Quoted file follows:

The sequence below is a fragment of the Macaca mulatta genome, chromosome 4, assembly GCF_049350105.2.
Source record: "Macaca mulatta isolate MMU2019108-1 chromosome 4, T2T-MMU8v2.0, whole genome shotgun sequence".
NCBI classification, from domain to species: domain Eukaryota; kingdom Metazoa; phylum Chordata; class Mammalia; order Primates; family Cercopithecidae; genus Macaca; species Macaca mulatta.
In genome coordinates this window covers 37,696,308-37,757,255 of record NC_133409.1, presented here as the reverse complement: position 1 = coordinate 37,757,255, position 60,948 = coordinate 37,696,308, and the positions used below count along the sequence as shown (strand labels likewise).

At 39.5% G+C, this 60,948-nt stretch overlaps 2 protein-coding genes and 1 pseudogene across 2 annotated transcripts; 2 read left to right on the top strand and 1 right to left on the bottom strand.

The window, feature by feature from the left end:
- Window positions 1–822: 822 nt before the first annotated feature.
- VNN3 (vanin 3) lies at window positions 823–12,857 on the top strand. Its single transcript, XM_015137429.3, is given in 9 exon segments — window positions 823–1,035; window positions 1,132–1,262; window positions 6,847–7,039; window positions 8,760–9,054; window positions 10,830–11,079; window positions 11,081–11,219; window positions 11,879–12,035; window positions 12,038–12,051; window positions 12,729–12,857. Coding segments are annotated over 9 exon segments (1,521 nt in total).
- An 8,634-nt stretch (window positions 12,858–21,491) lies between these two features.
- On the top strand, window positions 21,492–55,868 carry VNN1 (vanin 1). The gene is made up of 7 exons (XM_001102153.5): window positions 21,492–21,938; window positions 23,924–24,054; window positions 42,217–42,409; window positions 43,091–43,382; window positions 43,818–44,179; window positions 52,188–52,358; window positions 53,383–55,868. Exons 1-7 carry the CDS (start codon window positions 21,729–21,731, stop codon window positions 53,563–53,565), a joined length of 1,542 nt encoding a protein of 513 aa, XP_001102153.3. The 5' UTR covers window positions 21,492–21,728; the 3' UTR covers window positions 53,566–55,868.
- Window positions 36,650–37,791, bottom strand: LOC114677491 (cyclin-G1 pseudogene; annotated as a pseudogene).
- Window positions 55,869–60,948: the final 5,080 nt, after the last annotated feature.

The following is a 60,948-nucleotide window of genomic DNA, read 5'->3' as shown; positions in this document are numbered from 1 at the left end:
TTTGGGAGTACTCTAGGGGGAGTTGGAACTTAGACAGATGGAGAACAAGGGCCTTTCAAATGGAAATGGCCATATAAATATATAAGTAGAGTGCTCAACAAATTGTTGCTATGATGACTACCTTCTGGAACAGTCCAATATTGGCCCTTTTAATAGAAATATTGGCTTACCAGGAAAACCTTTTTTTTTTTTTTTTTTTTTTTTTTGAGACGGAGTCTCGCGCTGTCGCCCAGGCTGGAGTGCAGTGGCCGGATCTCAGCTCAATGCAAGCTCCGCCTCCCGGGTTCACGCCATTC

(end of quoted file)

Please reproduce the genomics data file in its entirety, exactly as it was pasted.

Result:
The sequence below is a fragment of the Macaca mulatta genome, chromosome 4, assembly GCF_049350105.2.
Source record: "Macaca mulatta isolate MMU2019108-1 chromosome 4, T2T-MMU8v2.0, whole genome shotgun sequence".
NCBI classification, from domain to species: domain Eukaryota; kingdom Metazoa; phylum Chordata; class Mammalia; order Primates; family Cercopithecidae; genus Macaca; species Macaca mulatta.
In genome coordinates this window covers 37,696,308-37,757,255 of record NC_133409.1, presented here as the reverse complement: position 1 = coordinate 37,757,255, position 60,948 = coordinate 37,696,308, and the positions used below count along the sequence as shown (strand labels likewise).

At 39.5% G+C, this 60,948-nt stretch overlaps 2 protein-coding genes and 1 pseudogene across 2 annotated transcripts; 2 read left to right on the top strand and 1 right to left on the bottom strand.

The window, feature by feature from the left end:
- Window positions 1–822: 822 nt before the first annotated feature.
- VNN3 (vanin 3) lies at window positions 823–12,857 on the top strand. Its single transcript, XM_015137429.3, is given in 9 exon segments — window positions 823–1,035; window positions 1,132–1,262; window positions 6,847–7,039; window positions 8,760–9,054; window positions 10,830–11,079; window positions 11,081–11,219; window positions 11,879–12,035; window positions 12,038–12,051; window positions 12,729–12,857. Coding segments are annotated over 9 exon segments (1,521 nt in total).
- An 8,634-nt stretch (window positions 12,858–21,491) lies between these two features.
- On the top strand, window positions 21,492–55,868 carry VNN1 (vanin 1). The gene is made up of 7 exons (XM_001102153.5): window positions 21,492–21,938; window positions 23,924–24,054; window positions 42,217–42,409; window positions 43,091–43,382; window positions 43,818–44,179; window positions 52,188–52,358; window positions 53,383–55,868. Exons 1-7 carry the CDS (start codon window positions 21,729–21,731, stop codon window positions 53,563–53,565), a joined length of 1,542 nt encoding a protein of 513 aa, XP_001102153.3. The 5' UTR covers window positions 21,492–21,728; the 3' UTR covers window positions 53,566–55,868.
- Window positions 36,650–37,791, bottom strand: LOC114677491 (cyclin-G1 pseudogene; annotated as a pseudogene).
- Window positions 55,869–60,948: the final 5,080 nt, after the last annotated feature.

The following is a 60,948-nucleotide window of genomic DNA, read 5'->3' as shown; positions in this document are numbered from 1 at the left end:
TTTGGGAGTACTCTAGGGGGAGTTGGAACTTAGACAGATGGAGAACAAGGGCCTTTCAAATGGAAATGGCCATATAAATATATAAGTAGAGTGCTCAACAAATTGTTGCTATGATGACTACCTTCTGGAACAGTCCAATATTGGCCCTTTTAATAGAAATATTGGCTTACCAGGAAAACCTTTTTTTTTTTTTTTTTTTTTTTTTTGAGACGGAGTCTCGCGCTGTCGCCCAGGCTGGAGTGCAGTGGCCGGATCTCAGCTCAATGCAAGCTCCGCCTCCCGGGTTCACGCCATTC